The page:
It's never easy immigrating to a new country but for African immigrants in Darwin, a new football team is helping them along.
Zainab Mohamud started the Black Panthers after realising that women were interested in being involved in sport, however, were too shy to participate. She launched the private female-only Facebook group to help women feel comfortable, included and build confidence among the diverse community.
Zainab, who's parents are from Somalia but moved to Australia in the 80s, was taught to play football by her cousins when she visited Somalia at the turn of the Millenium. She learnt to play barefoot outside of a house which sat on an acreage and all the neighborhood children would come and join in.
Originally from Victoria, Zainab moved to Darwin in 2013 and 2015, where she fell in love with the chilled lifestyle, atmosphere and most importantly the weather of the city before moving back in early 2016.
Last season first time she played in the Northern Territory where she played with Casuarina FC. and It was an eye-opening and confusing experience with the way teams were run compared to Victoria.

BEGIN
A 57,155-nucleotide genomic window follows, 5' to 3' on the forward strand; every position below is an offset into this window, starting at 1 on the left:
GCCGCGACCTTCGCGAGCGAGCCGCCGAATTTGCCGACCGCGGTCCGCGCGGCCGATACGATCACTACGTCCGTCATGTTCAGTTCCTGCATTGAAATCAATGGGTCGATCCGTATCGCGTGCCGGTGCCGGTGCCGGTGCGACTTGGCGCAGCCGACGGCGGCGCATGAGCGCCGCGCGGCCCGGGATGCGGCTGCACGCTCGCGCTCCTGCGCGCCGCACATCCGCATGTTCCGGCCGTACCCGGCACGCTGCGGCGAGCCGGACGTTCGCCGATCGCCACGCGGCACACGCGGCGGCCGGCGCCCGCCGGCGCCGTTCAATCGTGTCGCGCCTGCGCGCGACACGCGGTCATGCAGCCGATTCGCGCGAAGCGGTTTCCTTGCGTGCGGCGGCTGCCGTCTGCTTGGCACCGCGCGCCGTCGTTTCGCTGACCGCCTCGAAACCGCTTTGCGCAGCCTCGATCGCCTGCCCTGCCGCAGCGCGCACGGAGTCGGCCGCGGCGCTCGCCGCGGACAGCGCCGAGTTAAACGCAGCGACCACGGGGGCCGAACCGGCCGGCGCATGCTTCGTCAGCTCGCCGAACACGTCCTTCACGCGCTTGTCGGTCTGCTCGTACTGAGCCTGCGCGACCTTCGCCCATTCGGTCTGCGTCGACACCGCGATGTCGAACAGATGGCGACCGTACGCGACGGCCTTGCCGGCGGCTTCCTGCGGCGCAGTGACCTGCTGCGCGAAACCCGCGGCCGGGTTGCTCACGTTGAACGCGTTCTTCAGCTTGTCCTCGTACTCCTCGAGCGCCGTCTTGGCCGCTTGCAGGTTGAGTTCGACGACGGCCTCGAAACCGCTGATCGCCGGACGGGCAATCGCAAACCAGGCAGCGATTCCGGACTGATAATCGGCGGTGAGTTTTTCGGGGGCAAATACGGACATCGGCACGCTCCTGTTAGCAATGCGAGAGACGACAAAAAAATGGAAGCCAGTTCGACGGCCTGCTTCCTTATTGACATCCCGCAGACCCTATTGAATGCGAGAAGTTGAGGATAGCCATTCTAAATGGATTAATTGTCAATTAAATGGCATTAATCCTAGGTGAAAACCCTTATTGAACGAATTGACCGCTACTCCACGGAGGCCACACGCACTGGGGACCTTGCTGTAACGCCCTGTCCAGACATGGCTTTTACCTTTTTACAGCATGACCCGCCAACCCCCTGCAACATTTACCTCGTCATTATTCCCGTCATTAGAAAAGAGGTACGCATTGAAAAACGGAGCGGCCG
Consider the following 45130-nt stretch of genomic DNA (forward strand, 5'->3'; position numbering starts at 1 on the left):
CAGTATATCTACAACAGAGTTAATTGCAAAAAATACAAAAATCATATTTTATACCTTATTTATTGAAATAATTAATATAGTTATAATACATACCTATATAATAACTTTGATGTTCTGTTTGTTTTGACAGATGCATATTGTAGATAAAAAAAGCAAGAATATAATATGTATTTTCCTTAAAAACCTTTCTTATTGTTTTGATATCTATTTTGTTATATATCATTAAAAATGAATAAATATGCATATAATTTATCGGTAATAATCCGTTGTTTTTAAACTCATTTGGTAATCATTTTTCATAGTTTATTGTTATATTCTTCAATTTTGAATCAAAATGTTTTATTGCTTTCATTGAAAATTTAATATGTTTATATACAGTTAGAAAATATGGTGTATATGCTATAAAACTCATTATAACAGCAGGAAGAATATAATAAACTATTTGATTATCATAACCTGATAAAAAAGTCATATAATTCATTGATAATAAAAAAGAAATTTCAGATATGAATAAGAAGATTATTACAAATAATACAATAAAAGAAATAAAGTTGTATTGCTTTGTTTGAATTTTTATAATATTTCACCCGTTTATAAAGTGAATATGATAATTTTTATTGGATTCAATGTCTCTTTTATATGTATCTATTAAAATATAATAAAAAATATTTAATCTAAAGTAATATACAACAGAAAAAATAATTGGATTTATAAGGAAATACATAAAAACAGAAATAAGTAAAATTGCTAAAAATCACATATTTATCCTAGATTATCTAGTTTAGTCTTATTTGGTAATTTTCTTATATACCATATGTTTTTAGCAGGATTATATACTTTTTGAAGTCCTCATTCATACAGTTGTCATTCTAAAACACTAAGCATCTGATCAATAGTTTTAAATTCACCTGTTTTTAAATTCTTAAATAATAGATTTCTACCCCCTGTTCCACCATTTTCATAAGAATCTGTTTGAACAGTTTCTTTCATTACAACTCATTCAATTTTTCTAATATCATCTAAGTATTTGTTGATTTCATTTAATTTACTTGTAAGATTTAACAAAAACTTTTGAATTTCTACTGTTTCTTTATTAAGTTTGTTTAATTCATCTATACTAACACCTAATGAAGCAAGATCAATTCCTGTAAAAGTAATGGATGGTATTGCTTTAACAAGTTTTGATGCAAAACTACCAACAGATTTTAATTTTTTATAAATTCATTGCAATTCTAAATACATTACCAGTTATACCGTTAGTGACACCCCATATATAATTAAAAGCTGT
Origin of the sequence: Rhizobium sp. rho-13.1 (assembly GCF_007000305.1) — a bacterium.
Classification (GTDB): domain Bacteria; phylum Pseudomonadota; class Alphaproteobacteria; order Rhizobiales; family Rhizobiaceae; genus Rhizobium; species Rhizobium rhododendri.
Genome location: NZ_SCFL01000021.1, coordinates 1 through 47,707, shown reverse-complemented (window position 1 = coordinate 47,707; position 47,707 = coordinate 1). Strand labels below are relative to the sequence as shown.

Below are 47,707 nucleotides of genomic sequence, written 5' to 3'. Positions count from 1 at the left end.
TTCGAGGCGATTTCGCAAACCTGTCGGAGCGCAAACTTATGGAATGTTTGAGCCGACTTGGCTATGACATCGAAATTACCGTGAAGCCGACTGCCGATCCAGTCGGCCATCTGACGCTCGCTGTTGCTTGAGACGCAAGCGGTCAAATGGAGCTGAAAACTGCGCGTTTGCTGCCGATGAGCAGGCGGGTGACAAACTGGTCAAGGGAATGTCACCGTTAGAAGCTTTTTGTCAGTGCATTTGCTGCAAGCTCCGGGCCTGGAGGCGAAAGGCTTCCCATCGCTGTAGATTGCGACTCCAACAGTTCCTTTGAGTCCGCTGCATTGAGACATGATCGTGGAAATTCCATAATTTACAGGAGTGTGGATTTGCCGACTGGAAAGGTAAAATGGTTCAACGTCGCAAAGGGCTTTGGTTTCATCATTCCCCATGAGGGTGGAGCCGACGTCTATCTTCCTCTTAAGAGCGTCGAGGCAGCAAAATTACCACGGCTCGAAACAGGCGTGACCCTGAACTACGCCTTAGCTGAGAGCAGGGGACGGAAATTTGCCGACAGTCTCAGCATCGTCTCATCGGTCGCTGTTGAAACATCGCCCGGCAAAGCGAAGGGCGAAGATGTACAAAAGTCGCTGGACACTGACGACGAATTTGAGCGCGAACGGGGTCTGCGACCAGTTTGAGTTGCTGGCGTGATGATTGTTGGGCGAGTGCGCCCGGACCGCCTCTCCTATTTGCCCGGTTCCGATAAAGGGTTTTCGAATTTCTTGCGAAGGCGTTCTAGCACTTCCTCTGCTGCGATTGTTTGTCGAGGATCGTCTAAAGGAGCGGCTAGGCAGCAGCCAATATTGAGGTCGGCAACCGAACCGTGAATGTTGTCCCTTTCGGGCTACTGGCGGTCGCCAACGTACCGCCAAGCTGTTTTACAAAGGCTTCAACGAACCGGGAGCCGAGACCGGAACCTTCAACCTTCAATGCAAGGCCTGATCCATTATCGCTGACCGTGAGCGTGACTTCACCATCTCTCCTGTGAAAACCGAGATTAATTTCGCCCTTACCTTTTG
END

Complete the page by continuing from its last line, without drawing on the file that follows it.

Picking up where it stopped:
"I absolutely loved playing for the team but there were so many girls to compete with for your position. You miss a training session, you're not playing in the starting line up," she said.
Zainab gradually got to know more girls in the African community, which included a large Congolese and Liberian community along with Zimbabwean, Nigerian and Somalian. They are willing to be involved in the community but a lack of confidence hindered them from joining in.
"Some girls don't speak proper English but they speak with their feet," Zainab said.
"They love getting involved and doing things but as soon as they speak English and someone doesn't understand them, their confidence level drops," she said.
So last year, Pat Simmons, who Zainab had worked with at Football Without Borders, formed a male team and she asked about having a women's team too.
"I had a lot of girls that migrated here, that still don't have their permanent residency, that are new to the country, that want to play but don't feel comfortable," Zainab said.